Monday, October 22, 2012

Copyright - playing covers live

When you write a song that is likely to be performed (see below) by someone other than yourself, and if you're smart, you will join and register your songs with a Performing Rights Association. (from here on called PROs) In Canada, it is SOCAN. In the USA, it is either ASCAP or BMI, and in the UK it is PRS. For more info...

Now, the legal definition of a 'performance' as it applies to copyright includes both live performances of the material, or performances of the recording itself - this includes radio, TV, online sources, etc. In other words, when your CD gets played on the radio, you receive a performance royalty.

If your material is not likely to receive any commercial radio or TV play, there isn't really any point in registering your songs with those organizations just yet.

When you do join (which is typically a free membership and can often be done on line), you only need to join one. So, for me, even though I am a SOCAN member, I don't need to join BMI. The reason is that these PROs have what is called 'reciprocal agreements' with each other, meaning they share their data and ensure royalties are paid as appropriate. So, if one of my songs is played in SanDiego, SOCAN will receive this data from BMI or ASCAP and I'll still get paid for it.

These PROs get their money from fees paid to them (called tariffs) by music users. A 'music user' is a person or organization that uses music to sell or enhance their product or service. This includes, but is not limited to radio stations, TV stations (even for things like the music they play when they roll credits on a news program or underneath a traffic report), dance clubs, pubs, restaurants, supermarkets, telephone 'hold' music, festivals, school boards, and even the shoe store who plays CDs in the background.

Commercial radio and TV pay a monthly licence fee which represents a percentage of their revenues. They are required by law to track every piece of music they use by title and artist. Those tracking sheets are submitted to the country's PRO and checked against their database of artists. The PRO then uses this data to pay their members. Commercial radio play is about $1.47 per play per station, and commercial television is about $1 for every ten seconds used. (which varies, I think, depending on context, etc.)

Performance royalties are not payable if you have a video played on a music video station like MTV or MuchMusic. The rationale is that they are playing a commercial for your band, and they're not charging you, so you should be happy. Stupid, IMHO.

Most other music users pay an annual licence fee, or in the case of a festival or something, a per-event fee. This annual license fee is collected by the PRO and divvied up among their top 'X' number of artists. That means, when my song gets played on campus radio, Celine Dion gets paid for that. Well... she gets a portion of those blanket license fees. The rationale is that it is unreasonable to ask a lot of those music users to track the music they use, and it is unrealistic to have SOCAN track a further tens of thousands of entries, just so Celine Dion can get a pile of money for her inevitably many recorded performances beamed into supermarkets all over the world, and I can get my measly 35 cents for getting a half a dozen plays on campus radio. I wish there was a better way, but I can't think of one.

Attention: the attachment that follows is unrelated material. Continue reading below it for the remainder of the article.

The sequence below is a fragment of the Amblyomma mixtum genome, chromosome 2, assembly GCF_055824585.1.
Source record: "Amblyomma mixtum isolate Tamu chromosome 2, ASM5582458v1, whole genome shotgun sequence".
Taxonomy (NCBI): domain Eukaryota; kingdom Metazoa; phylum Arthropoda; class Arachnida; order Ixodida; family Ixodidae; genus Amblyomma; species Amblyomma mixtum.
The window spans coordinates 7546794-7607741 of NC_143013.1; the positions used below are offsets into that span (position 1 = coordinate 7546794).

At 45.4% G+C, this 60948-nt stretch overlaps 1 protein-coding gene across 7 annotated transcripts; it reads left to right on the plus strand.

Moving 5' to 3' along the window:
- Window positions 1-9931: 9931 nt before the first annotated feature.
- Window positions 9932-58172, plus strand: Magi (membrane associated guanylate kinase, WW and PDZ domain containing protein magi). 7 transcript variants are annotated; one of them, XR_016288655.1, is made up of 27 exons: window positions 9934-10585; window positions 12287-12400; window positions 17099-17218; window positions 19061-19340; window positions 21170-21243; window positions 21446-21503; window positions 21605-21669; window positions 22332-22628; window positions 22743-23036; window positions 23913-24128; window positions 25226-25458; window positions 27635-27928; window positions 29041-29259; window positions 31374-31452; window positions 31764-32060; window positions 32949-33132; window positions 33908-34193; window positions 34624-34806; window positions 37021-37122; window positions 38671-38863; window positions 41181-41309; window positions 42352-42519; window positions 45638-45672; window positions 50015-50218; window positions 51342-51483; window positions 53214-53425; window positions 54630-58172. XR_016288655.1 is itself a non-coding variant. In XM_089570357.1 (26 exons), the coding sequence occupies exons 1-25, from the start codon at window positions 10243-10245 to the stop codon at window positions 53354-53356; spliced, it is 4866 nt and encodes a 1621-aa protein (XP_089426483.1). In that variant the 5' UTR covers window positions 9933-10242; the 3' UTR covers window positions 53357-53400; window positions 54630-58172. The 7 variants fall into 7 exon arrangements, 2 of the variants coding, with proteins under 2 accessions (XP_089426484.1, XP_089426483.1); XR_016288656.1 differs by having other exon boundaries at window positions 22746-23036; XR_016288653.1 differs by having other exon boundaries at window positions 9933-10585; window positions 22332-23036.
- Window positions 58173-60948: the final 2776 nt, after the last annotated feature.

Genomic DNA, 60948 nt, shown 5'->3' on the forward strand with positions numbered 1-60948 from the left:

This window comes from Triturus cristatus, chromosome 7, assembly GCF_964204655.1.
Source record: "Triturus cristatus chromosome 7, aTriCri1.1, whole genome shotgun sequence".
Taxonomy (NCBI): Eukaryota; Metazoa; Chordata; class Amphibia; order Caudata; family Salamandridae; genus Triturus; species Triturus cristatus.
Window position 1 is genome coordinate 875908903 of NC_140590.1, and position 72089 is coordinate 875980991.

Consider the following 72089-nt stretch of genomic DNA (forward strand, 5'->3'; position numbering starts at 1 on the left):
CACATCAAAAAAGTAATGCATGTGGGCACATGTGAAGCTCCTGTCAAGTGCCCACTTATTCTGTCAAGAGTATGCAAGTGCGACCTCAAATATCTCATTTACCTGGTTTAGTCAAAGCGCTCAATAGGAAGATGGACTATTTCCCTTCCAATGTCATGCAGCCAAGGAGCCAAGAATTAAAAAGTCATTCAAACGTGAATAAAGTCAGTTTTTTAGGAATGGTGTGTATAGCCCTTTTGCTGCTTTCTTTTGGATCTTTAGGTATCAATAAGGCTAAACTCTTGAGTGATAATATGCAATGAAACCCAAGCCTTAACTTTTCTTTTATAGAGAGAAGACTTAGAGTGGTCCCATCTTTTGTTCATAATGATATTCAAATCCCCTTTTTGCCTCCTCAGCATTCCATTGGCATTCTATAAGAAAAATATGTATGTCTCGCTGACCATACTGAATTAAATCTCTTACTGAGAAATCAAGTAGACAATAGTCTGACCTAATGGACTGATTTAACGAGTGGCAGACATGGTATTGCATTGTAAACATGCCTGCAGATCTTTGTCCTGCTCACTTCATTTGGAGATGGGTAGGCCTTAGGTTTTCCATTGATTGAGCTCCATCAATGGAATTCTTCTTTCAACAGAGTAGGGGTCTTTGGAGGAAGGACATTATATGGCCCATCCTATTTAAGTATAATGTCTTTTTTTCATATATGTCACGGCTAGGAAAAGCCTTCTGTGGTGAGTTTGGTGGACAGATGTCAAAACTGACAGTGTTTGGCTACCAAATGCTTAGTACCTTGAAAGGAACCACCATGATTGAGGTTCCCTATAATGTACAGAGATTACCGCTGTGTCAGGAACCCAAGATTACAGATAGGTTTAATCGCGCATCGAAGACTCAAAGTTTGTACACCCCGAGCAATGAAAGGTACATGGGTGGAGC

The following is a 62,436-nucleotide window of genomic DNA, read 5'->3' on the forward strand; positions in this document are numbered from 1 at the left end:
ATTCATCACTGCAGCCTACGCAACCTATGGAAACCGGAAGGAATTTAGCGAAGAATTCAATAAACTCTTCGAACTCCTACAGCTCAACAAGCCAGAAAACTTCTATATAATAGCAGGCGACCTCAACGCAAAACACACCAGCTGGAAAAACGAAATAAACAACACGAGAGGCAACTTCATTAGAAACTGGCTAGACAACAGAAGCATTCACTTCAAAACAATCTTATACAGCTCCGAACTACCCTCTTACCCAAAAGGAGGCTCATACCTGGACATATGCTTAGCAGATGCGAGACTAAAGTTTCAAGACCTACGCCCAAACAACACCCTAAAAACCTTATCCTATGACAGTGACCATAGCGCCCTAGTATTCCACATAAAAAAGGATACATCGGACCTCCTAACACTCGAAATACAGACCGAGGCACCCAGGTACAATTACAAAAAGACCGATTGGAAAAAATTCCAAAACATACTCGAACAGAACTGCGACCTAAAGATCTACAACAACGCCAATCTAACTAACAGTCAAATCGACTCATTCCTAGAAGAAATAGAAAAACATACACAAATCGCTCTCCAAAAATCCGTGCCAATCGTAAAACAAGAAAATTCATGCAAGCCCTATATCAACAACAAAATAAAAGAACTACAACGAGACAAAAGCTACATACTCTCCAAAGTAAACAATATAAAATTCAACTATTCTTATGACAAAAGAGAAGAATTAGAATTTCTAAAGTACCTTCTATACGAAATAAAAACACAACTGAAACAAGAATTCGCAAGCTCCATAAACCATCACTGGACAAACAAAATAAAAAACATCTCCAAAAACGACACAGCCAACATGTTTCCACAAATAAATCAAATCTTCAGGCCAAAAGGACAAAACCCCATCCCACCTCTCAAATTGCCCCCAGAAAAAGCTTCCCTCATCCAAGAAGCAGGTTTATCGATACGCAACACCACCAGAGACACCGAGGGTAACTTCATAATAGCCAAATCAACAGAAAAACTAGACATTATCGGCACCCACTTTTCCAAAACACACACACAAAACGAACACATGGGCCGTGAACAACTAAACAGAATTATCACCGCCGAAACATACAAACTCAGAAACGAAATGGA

Now, what does that mean for the average Joe playing in a band in a local club? Well... since the pub pays their annual blanket license, they are allowed to have performances of music from anyone from ABBA to ZZ Top. So, if you want to go in and play a Van Halen cover, or even cover a song from your friend's band, or any other song you didn't write yourself, you can. The band you used to be in who doesn't want you playing their song can't come in and tell you not to play it any more than Robert Plant can stop you from playing a Zeppelin tune.

The onus is on the club to pay this fee. You have to assume they have. If the copyright police swoop in and find out they haven't paid the fees, that's their problem - not yours.

One thing to watch, though, is playing songs that you did not write in a venue that is not required to pay a tariff as a music user. Let's say you're having a street party. You would be required to pay to use that music. Logically, this would be a small fee in comparison to the fees required of a large festival drawing thousands of people.

Another place to be careful of is banquet halls. Depending on how they operate, they may not be required to pay this fee. The survival of their business does not depend in any way on them having music. It depends on their ability to rent out their space. The success of YOUR EVENT might be dependent upon the use of music, but not their banquet hall. So, you might want to ask about that before booking a place like that.

For a list of Canadian tariffs, here is the exact link to the SOCAN tariffs to give you an idea of how they work.

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